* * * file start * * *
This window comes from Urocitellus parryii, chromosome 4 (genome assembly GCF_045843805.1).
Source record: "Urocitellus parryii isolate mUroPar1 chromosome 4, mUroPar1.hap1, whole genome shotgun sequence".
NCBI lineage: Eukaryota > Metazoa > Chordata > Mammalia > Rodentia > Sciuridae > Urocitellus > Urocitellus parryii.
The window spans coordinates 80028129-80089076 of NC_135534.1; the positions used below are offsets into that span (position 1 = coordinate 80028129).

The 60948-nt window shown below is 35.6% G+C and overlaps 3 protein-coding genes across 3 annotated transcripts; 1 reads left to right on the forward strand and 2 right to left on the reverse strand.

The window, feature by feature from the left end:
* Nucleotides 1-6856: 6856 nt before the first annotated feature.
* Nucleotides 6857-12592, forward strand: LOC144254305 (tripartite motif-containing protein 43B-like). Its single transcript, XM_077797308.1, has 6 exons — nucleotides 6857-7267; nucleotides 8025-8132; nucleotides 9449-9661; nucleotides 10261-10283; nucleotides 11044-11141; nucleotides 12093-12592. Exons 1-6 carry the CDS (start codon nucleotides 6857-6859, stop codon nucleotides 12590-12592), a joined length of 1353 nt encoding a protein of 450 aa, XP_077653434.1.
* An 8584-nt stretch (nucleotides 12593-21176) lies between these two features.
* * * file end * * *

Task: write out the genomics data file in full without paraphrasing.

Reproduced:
This window comes from Urocitellus parryii, chromosome 4 (genome assembly GCF_045843805.1).
Source record: "Urocitellus parryii isolate mUroPar1 chromosome 4, mUroPar1.hap1, whole genome shotgun sequence".
NCBI lineage: Eukaryota > Metazoa > Chordata > Mammalia > Rodentia > Sciuridae > Urocitellus > Urocitellus parryii.
The window spans coordinates 80028129-80089076 of NC_135534.1; the positions used below are offsets into that span (position 1 = coordinate 80028129).

The 60948-nt window shown below is 35.6% G+C and overlaps 3 protein-coding genes across 3 annotated transcripts; 1 reads left to right on the forward strand and 2 right to left on the reverse strand.

The window, feature by feature from the left end:
* Nucleotides 1-6856: 6856 nt before the first annotated feature.
* Nucleotides 6857-12592, forward strand: LOC144254305 (tripartite motif-containing protein 43B-like). Its single transcript, XM_077797308.1, has 6 exons — nucleotides 6857-7267; nucleotides 8025-8132; nucleotides 9449-9661; nucleotides 10261-10283; nucleotides 11044-11141; nucleotides 12093-12592. Exons 1-6 carry the CDS (start codon nucleotides 6857-6859, stop codon nucleotides 12590-12592), a joined length of 1353 nt encoding a protein of 450 aa, XP_077653434.1.
* An 8584-nt stretch (nucleotides 12593-21176) lies between these two features.